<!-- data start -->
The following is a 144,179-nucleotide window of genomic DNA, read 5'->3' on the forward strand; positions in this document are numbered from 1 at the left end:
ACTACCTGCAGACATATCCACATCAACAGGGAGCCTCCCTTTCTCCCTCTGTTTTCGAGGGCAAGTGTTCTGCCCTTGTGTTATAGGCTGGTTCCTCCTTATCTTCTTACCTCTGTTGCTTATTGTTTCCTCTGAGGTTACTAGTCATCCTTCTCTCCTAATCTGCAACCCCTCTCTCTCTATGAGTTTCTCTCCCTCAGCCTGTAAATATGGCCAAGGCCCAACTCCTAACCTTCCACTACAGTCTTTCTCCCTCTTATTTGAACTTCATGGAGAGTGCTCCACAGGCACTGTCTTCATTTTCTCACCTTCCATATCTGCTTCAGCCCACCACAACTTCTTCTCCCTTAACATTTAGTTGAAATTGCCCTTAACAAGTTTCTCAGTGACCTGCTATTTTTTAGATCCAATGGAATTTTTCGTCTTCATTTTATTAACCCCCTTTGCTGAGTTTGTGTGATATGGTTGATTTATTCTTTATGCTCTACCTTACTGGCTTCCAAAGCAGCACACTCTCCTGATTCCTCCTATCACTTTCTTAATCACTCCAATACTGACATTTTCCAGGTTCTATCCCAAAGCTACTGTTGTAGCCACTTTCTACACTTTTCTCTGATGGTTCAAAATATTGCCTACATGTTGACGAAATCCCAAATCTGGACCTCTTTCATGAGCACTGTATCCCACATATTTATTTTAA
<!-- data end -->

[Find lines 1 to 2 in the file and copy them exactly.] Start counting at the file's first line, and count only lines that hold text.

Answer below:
The following is a 144,179-nucleotide window of genomic DNA, read 5'->3' on the forward strand; positions in this document are numbered from 1 at the left end:
ACTACCTGCAGACATATCCACATCAACAGGGAGCCTCCCTTTCTCCCTCTGTTTTCGAGGGCAAGTGTTCTGCCCTTGTGTTATAGGCTGGTTCCTCCTTATCTTCTTACCTCTGTTGCTTATTGTTTCCTCTGAGGTTACTAGTCATCCTTCTCTCCTAATCTGCAACCCCTCTCTCTCTATGAGTTTCTCTCCCTCAGCCTGTAAATATGGCCAAGGCCCAACTCCTAACCTTCCACTACAGTCTTTCTCCCTCTTATTTGAACTTCATGGAGAGTGCTCCACAGGCACTGTCTTCATTTTCTCACCTTCCATATCTGCTTCAGCCCACCACAACTTCTTCTCCCTTAACATTTAGTTGAAATTGCCCTTAACAAGTTTCTCAGTGACCTGCTATTTTTTAGATCCAATGGAATTTTTCGTCTTCATTTTATTAACCCCCTTTGCTGAGTTTGTGTGATATGGTTGATTTATTCTTTATGCTCTACCTTACTGGCTTCCAAAGCAGCACACTCTCCTGATTCCTCCTATCACTTTCTTAATCACTCCAATACTGACATTTTCCAGGTTCTATCCCAAAGCTACTGTTGTAGCCACTTTCTACACTTTTCTCTGATGGTTCAAAATATTGCCTACATGTTGACGAAATCCCAAATCTGGACCTCTTTCATGAGCACTGTATCCCACATATTTATTTTAA